Reader Feedback on Database Modernization Still Unknown Territory
August 18, 2008 Hey, Ted
I seem to have missed something on the DDS versus DDL topic, which Dan Burger wrote about in Database Modernization Still Unknown Territory. Explain why and how DDL is faster if they both run on the same box. The speed of the disk drives is the same. If there is some “super algorithm” for DDL, why can’t it be applied to DDS? Is there some design feature of DDS that just makes it slow compared to DDL, or is DDL really just something new just because IBM thought it was time for a change, kinda like the i versus AS/400 thing?
There is more to I/O than hardware. Input and output are governed by software. This is nothing new. Buffering has been around for years.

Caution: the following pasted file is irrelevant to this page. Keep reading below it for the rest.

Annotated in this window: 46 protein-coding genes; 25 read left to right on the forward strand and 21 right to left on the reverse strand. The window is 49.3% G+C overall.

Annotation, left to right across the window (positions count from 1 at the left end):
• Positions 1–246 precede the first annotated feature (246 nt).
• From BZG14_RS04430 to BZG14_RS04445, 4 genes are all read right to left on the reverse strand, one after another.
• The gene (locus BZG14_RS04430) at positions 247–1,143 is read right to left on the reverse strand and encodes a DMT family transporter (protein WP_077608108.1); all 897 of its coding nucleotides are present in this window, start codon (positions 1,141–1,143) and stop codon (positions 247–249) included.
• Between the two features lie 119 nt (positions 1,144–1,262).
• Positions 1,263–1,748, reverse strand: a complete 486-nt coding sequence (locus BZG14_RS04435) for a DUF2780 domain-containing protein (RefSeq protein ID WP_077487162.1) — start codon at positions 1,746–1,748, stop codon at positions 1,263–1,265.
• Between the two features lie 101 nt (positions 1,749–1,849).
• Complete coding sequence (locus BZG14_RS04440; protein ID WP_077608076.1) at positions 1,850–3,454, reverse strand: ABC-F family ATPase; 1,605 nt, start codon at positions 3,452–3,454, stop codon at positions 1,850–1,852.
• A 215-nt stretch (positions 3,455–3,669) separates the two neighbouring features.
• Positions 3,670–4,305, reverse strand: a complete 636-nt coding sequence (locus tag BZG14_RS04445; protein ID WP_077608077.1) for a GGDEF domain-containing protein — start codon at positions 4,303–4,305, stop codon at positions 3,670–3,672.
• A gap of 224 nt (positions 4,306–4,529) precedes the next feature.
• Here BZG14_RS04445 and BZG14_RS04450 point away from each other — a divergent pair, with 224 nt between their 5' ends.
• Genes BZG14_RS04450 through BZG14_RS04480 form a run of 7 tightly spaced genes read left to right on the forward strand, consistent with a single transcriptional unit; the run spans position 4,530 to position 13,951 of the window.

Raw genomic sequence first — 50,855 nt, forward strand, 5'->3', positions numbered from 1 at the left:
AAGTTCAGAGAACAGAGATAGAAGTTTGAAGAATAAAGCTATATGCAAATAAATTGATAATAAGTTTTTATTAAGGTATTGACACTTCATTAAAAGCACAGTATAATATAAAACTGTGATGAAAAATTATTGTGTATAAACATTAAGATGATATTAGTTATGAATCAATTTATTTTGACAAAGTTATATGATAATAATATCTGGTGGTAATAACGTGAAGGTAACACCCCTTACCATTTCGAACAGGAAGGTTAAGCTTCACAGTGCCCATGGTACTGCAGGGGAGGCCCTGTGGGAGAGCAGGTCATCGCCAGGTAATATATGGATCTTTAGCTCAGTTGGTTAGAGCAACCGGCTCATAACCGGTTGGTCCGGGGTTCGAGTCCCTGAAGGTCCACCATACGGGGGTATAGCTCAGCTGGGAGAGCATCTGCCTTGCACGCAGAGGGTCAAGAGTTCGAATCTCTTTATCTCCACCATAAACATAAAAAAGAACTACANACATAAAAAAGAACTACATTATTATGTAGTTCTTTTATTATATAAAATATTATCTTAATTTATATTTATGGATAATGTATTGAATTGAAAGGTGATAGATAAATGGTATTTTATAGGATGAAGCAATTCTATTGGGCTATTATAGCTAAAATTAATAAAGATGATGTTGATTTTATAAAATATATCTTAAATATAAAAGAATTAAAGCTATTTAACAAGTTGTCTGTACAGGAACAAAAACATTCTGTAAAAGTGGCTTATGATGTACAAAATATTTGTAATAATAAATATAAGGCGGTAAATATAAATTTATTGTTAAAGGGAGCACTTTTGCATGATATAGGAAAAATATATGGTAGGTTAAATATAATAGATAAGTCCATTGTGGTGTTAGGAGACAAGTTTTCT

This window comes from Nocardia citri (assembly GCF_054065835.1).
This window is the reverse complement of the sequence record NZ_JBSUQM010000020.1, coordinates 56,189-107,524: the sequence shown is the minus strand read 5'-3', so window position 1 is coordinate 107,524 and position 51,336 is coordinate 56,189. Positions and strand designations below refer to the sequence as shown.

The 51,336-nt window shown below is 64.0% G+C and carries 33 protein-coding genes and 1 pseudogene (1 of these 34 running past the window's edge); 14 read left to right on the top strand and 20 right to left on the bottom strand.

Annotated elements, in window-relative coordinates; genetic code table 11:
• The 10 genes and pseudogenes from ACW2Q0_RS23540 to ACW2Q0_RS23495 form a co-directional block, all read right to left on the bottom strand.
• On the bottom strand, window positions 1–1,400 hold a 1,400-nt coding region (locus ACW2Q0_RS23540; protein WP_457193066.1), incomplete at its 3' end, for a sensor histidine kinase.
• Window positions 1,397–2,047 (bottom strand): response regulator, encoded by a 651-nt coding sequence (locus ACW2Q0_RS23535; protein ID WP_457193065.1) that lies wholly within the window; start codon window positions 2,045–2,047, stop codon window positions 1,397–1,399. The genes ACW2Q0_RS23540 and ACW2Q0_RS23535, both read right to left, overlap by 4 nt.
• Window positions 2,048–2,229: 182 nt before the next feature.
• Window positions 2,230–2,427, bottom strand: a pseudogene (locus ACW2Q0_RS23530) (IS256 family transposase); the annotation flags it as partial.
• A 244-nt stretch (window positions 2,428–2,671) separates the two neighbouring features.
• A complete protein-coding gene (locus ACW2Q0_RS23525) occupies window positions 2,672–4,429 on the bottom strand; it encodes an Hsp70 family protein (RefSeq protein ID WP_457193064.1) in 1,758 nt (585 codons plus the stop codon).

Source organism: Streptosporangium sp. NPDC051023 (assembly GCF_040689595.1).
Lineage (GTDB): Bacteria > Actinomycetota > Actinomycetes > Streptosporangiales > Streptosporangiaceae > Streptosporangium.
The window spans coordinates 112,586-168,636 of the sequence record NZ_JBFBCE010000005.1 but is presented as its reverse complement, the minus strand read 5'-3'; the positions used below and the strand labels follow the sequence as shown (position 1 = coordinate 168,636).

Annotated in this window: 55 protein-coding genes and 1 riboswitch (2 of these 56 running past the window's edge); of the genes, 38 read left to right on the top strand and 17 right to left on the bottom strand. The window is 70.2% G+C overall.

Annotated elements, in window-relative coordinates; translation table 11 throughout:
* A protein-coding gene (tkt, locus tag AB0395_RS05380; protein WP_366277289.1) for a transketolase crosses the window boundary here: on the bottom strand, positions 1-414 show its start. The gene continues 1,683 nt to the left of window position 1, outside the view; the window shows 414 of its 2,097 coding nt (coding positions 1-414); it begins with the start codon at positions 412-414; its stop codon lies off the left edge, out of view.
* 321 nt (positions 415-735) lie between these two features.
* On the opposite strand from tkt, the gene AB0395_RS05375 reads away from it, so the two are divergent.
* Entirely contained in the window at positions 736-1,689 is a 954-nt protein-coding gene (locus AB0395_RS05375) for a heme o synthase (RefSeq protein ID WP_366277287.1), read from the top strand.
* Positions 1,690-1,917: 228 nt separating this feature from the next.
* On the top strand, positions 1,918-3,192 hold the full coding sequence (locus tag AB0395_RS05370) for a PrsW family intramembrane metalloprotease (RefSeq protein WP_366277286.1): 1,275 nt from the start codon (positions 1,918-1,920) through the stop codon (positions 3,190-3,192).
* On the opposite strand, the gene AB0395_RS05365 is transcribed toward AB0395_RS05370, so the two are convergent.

I refer you to Chapter 2 of the Redbook Modernizing IBM eServer iSeries Application Data Access–a Roadmap Cornerstone. You will see from the diagrams that native I/O and the Classic Query Engine (CQE) are implemented above the Machine Interface, but the SQL Query Engine (SQE) is implemented below the MI. So, no, the performance is not the same.
Could the “super algorithms” be applied to DDS? Of course some of them could, but IBM has chosen not to apply them to DDS. SQL is the strategy. SQL gets the development dollars.
Did IBM change directions from DDS to SQL just for the sake of change? No, by no means. IBM realizes that SQL can do what people need to be done, and DDS cannot. And that is the reason I use SQL.